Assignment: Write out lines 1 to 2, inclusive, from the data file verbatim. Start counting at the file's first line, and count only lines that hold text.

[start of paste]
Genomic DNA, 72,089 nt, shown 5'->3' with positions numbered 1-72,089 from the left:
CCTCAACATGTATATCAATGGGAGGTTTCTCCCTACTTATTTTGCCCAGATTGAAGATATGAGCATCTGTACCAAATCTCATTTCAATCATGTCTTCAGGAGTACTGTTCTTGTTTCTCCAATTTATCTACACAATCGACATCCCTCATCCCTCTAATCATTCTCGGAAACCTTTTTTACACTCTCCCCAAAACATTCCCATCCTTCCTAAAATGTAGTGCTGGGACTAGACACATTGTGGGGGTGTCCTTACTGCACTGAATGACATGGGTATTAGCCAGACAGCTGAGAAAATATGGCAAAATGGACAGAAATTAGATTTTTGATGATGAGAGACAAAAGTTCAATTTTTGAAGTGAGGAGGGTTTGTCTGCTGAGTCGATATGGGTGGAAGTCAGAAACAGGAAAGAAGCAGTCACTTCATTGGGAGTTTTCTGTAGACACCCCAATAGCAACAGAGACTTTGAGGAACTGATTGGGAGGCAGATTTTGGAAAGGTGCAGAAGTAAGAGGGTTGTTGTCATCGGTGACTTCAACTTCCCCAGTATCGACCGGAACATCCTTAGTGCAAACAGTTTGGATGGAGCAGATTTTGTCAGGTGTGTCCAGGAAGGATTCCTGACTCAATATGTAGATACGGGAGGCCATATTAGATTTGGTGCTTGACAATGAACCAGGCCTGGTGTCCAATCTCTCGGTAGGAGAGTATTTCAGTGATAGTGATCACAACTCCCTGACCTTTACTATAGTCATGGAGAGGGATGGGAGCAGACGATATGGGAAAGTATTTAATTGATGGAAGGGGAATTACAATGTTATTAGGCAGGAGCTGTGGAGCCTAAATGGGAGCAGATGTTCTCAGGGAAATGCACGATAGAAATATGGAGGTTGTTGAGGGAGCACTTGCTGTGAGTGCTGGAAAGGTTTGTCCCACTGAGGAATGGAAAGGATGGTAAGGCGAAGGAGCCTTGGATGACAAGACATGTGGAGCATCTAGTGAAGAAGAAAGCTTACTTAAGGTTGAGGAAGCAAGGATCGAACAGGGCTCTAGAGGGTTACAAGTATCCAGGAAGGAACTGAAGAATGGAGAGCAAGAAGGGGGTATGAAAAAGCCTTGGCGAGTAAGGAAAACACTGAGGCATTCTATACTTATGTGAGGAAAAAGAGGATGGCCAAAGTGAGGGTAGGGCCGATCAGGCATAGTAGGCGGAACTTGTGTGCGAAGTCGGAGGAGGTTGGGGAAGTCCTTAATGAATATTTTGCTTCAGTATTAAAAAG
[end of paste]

Genomic DNA, 72,089 nt, shown 5'->3' with positions numbered 1-72,089 from the left:
CCTCAACATGTATATCAATGGGAGGTTTCTCCCTACTTATTTTGCCCAGATTGAAGATATGAGCATCTGTACCAAATCTCATTTCAATCATGTCTTCAGGAGTACTGTTCTTGTTTCTCCAATTTATCTACACAATCGACATCCCTCATCCCTCTAATCATTCTCGGAAACCTTTTTTACACTCTCCCCAAAACATTCCCATCCTTCCTAAAATGTAGTGCTGGGACTAGACACATTGTGGGGGTGTCCTTACTGCACTGAATGACATGGGTATTAGCCAGACAGCTGAGAAAATATGGCAAAATGGACAGAAATTAGATTTTTGATGATGAGAGACAAAAGTTCAATTTTTGAAGTGAGGAGGGTTTGTCTGCTGAGTCGATATGGGTGGAAGTCAGAAACAGGAAAGAAGCAGTCACTTCATTGGGAGTTTTCTGTAGACACCCCAATAGCAACAGAGACTTTGAGGAACTGATTGGGAGGCAGATTTTGGAAAGGTGCAGAAGTAAGAGGGTTGTTGTCATCGGTGACTTCAACTTCCCCAGTATCGACCGGAACATCCTTAGTGCAAACAGTTTGGATGGAGCAGATTTTGTCAGGTGTGTCCAGGAAGGATTCCTGACTCAATATGTAGATACGGGAGGCCATATTAGATTTGGTGCTTGACAATGAACCAGGCCTGGTGTCCAATCTCTCGGTAGGAGAGTATTTCAGTGATAGTGATCACAACTCCCTGACCTTTACTATAGTCATGGAGAGGGATGGGAGCAGACGATATGGGAAAGTATTTAATTGATGGAAGGGGAATTACAATGTTATTAGGCAGGAGCTGTGGAGCCTAAATGGGAGCAGATGTTCTCAGGGAAATGCACGATAGAAATATGGAGGTTGTTGAGGGAGCACTTGCTGTGAGTGCTGGAAAGGTTTGTCCCACTGAGGAATGGAAAGGATGGTAAGGCGAAGGAGCCTTGGATGACAAGACATGTGGAGCATCTAGTGAAGAAGAAAGCTTACTTAAGGTTGAGGAAGCAAGGATCGAACAGGGCTCTAGAGGGTTACAAGTATCCAGGAAGGAACTGAAGAATGGAGAGCAAGAAGGGGGTATGAAAAAGCCTTGGCGAGTAAGGAAAACACTGAGGCATTCTATACTTATGTGAGGAAAAAGAGGATGGCCAAAGTGAGGGTAGGGCCGATCAGGCATAGTAGGCGGAACTTGTGTGCGAAGTCGGAGGAGGTTGGGGAAGTCCTTAATGAATATTTTGCTTCAGTATTAAAAAG